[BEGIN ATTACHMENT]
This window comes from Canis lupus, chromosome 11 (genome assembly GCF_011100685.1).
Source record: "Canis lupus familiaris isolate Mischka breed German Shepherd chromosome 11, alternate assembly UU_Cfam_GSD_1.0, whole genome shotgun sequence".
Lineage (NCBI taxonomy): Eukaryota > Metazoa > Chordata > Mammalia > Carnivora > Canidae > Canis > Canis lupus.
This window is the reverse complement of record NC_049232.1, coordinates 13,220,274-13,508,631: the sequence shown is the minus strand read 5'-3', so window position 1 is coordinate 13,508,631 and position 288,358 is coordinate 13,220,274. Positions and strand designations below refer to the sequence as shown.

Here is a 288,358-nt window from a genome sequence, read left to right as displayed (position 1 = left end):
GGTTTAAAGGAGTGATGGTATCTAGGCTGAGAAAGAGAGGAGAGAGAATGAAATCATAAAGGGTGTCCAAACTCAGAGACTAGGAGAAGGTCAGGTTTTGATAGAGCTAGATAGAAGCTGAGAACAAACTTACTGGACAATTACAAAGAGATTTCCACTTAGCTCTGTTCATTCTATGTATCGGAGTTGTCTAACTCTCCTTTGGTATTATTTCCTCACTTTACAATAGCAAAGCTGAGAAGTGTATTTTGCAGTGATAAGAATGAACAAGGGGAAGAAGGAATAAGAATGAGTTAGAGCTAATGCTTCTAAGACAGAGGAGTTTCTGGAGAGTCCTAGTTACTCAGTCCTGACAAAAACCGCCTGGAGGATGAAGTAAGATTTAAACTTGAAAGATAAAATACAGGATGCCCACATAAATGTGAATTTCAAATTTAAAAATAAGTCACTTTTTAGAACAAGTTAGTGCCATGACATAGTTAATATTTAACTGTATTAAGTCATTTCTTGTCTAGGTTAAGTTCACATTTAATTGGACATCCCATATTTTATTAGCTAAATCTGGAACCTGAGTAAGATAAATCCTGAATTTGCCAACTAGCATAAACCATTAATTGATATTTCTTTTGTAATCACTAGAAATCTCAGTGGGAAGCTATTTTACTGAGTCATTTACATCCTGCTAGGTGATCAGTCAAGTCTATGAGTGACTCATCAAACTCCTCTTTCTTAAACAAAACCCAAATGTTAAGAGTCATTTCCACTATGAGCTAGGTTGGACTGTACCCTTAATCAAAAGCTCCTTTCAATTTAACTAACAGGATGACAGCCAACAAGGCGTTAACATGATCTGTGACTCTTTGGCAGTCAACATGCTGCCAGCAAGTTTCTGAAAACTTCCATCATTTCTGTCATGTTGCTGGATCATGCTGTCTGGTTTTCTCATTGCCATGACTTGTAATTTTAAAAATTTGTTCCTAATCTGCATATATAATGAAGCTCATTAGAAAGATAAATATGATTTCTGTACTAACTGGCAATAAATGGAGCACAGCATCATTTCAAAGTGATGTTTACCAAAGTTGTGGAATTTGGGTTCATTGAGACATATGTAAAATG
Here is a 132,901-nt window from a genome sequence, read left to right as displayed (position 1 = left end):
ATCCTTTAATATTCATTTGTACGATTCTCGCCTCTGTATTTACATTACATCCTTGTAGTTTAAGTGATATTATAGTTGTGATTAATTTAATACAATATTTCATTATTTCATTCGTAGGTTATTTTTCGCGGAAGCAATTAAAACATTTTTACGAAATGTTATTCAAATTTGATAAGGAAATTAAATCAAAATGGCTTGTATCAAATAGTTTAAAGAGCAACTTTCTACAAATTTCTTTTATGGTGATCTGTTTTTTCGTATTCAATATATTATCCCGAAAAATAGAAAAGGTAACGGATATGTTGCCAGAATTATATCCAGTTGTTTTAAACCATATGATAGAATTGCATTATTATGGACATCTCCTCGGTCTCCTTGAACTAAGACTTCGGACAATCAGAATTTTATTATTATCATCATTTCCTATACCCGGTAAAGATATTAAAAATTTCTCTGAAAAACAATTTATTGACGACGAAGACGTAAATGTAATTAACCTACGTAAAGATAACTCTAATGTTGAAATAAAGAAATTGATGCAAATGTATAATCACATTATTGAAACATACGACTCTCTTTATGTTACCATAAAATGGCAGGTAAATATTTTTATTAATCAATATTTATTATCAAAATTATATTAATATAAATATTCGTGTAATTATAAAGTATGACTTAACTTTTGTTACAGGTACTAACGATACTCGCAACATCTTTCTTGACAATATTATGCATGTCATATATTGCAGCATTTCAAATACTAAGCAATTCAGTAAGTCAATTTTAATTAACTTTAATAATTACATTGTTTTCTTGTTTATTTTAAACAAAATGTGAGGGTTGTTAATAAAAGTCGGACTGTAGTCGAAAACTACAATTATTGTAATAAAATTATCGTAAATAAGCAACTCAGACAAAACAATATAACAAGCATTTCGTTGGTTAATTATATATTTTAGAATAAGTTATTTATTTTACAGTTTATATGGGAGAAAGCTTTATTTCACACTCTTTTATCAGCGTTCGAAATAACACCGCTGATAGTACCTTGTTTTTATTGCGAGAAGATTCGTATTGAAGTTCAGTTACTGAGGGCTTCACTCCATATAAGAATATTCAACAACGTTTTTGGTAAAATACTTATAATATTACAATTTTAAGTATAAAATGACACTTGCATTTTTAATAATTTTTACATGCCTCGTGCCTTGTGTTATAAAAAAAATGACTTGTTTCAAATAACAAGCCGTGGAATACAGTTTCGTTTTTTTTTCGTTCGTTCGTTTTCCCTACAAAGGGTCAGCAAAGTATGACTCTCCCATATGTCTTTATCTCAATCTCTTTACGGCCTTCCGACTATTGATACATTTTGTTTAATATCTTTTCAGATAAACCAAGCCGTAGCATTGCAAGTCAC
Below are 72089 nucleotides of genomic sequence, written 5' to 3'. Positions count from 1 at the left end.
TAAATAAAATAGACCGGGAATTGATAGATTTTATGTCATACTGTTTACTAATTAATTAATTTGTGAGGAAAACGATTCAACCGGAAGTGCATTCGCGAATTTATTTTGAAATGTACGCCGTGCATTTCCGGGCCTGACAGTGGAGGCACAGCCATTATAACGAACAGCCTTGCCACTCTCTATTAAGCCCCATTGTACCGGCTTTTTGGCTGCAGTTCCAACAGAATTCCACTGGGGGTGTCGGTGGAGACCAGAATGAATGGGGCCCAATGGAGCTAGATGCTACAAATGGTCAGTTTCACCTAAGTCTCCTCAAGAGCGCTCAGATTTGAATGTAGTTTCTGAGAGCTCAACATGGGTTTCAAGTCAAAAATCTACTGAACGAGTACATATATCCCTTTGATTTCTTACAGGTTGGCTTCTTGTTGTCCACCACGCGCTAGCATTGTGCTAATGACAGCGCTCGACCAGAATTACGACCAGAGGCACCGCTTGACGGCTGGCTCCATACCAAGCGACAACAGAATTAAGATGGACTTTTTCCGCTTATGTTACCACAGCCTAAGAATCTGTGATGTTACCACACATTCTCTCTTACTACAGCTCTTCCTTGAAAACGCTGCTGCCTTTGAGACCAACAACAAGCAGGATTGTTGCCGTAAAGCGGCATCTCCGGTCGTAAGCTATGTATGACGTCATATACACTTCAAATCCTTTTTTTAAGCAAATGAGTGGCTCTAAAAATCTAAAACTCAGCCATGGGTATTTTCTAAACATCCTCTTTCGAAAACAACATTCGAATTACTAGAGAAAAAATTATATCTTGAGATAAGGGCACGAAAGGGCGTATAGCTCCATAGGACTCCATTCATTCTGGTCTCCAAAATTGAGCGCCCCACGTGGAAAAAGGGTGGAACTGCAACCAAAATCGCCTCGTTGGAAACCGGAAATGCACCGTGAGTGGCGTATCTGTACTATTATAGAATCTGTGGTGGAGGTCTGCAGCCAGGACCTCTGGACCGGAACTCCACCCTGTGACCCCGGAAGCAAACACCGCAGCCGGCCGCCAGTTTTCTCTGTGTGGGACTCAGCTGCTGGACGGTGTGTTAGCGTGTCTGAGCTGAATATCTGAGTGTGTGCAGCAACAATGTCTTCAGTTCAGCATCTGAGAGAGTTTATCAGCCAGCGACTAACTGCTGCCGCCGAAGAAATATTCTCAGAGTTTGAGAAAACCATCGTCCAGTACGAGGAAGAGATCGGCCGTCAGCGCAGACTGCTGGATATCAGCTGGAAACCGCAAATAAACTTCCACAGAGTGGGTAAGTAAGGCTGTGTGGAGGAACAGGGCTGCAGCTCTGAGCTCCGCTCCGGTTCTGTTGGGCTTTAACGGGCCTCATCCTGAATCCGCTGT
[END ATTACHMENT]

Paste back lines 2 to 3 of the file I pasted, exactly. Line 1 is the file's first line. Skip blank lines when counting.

Source record: "Canis lupus familiaris isolate Mischka breed German Shepherd chromosome 11, alternate assembly UU_Cfam_GSD_1.0, whole genome shotgun sequence".
Lineage (NCBI taxonomy): Eukaryota > Metazoa > Chordata > Mammalia > Carnivora > Canidae > Canis > Canis lupus.